Priest in Boston
A: First of all, we all have to see if he's going to be able to play football again. That's a big if. If the Colts let him go, there will be a lot of doubt. I'm starting to wonder if we will ever see him on the field again. Though I have been optimistic, the nerve in his neck just isn't regenerating fast enough. A healthy Manning would turn any team into a 10- or 11-game winner along with exciting fans. I believe Washington and the New York Jets would be more aggressive than the Dolphins in getting him, but the Dolphins need a marquee name to sell tickets. Manning could do that. Still, if the Colts let him go, which they could, you have to wonder if Manning can be Manning again.
Q: The Redskins seem to have a real issue with height at the wide receiver position. Do you think it would be better for them to continue to try as they have done in the past to draft a young, big receiver or try to drop the money and grab a free agent like Dwayne Bowe or Vincent Jackson?
Kevin in Washington, D.C.
A: I think they have to do something in free agency because that first-round choice needs to be used to help the quarterback position. Getting a receiver without making the upgrade at wide receiver would keep the team where it is now -- at the four-, five- or six-win level. The Redskins have plenty of holes on this team and they can't fix them all in a year. But quarterback is the position they need to fix first. They need a franchise quarterback. The problem facing them in free agency is that receivers such as Bowe, Jackson and others could be franchised and eventually unavailable.
Q: Hey John, I'm just curious since Bruce Arians left the Steelers, names like Todd Haley and Jim Caldwell are being used a lot. Maybe you know why Hue Jackson isn't mentioned at all. I mean, he took Darren McFadden from a potential bust and turned him into a wrecking machine in Oakland. And even when RunDMC was out, the offensive line and Michael Bush did a hell of a job. I'm pretty sure the Rooneys want to revive that run game, and the first thing Hue would do is go get them the fullback that we all want them to have. What do you think?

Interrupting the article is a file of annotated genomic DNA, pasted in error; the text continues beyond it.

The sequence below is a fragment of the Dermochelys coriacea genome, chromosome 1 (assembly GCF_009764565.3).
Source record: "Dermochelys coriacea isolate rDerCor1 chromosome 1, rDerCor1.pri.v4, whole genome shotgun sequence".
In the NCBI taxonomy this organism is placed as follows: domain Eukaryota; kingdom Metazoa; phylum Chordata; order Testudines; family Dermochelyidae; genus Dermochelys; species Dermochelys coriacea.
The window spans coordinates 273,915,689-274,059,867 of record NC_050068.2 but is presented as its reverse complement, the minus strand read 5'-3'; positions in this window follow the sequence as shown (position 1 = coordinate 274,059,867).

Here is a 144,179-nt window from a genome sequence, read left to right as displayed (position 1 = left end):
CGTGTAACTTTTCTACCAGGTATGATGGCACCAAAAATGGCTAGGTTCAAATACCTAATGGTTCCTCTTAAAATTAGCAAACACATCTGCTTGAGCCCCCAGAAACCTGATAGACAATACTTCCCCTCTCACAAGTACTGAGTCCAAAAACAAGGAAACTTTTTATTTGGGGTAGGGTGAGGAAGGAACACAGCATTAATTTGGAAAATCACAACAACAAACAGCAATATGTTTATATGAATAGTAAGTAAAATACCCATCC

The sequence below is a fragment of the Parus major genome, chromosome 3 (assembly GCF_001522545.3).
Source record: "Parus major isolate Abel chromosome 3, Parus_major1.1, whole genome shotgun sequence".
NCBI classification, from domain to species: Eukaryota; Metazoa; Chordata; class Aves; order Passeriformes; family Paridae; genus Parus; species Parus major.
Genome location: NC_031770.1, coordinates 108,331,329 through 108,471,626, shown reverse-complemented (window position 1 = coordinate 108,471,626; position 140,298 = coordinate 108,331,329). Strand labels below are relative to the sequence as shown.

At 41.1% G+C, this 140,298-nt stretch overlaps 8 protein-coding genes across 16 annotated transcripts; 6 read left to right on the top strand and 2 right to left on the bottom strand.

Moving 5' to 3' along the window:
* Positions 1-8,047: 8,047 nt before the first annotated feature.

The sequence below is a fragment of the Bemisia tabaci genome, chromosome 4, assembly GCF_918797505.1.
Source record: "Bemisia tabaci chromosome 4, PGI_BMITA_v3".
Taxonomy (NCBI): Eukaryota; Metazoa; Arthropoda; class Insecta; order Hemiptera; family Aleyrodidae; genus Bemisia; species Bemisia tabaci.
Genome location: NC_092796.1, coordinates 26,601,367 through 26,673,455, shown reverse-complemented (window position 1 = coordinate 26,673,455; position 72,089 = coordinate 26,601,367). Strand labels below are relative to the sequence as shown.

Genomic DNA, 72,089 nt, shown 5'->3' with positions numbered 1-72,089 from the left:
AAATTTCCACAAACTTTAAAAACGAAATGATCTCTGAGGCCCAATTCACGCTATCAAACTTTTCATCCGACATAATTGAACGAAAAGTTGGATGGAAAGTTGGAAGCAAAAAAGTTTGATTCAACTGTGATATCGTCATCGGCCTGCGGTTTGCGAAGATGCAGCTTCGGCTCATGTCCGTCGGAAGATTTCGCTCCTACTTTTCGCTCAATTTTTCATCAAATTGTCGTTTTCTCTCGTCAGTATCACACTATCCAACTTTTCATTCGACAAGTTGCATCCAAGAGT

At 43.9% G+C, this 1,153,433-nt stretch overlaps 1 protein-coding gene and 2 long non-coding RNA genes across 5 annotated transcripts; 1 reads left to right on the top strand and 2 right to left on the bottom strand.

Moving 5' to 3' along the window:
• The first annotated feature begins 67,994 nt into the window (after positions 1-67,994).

Alex in California
A:Jackson would be a good play-calling addition to any staff, but that doesn't seem to be the way Mike Tomlin wants to go with his staff. There is a better chance they will promote from within. This will be an interesting season for the Steelers. They have to let go of a lot of aging veterans to fit under the salary cap. They also know that Ben Roethlisberger wants to stay in a passing-style offense and is upset he lost Arians. The Steelers' offense of the past couple of years really didn't have a fullback. If they move to a fullback-oriented offense, Big Ben might not be totally on board.
Q: John, I feel bad for the Ravens, it was their second AFC Championship Game defeat in the last four years. This is a team that always seems to get there, but falls short by a couple hairs. What do you feel their biggest offseason needs are going into the draft? I feel like they need a big-time WR with speed that can stretch defenses and get separation, because they had problems with that all year. Anquan Boldin is good, but he's not a burner. What do you think about finding the eventual replacements for Ray Lewis and Ed Reed?
Joe in Washington, D.C.
A: Too bad the Evans trade didn't solve the problem. Torrey Smith has the speed you're talking about, but his game isn't refined enough to beat the top corners in man coverage. He has the talent to be the receiver with great separation but he will need a lot of coaching during the offseason. Neglected in the conversation are the problems on the offensive line. The line was inconsistent all season. Despite having two Pro Bowl guards, the line struggled in the middle and it was inconsistent at tackle. They've made progress at corner. They do need another good, young linebacker. A young, playmaking safety would help. And yes, they probably need another receiver who can separate. By the way, I expect Cam Cameron to return as offensive coordinator.
Q: Jay Cutler has received a lot of praise for his talent, even so much as the Bears giving up some nice draft picks to get him. I was wondering why he's received all of this praise when he's really done nothing in the playoffs, and taking into account that his big year (statistically) was really a disappointment in terms of his team. Doesn't he need to do something now, as talent only takes you so far, e.g. Bo Jackson?
Corey in Lakewood
A: First off, he hasn't come close to the statistics he had in Denver before the trade. He was a 4,526-yard thrower in his final years with the Broncos. His numbers have gone down in each of his three seasons with the Bears, and his scoring has been average at best. He's a great talent. He has also proven he can win when he's healthy and was healthy until this past season. He needs to get back to the 4,000-yard level to gain more respect.
John Clayton, a recipient of the Pro Football Hall of Fame's McCann Award for distinguished reporting, is a senior writer for ESPN.com. Follow Clayton on Twitter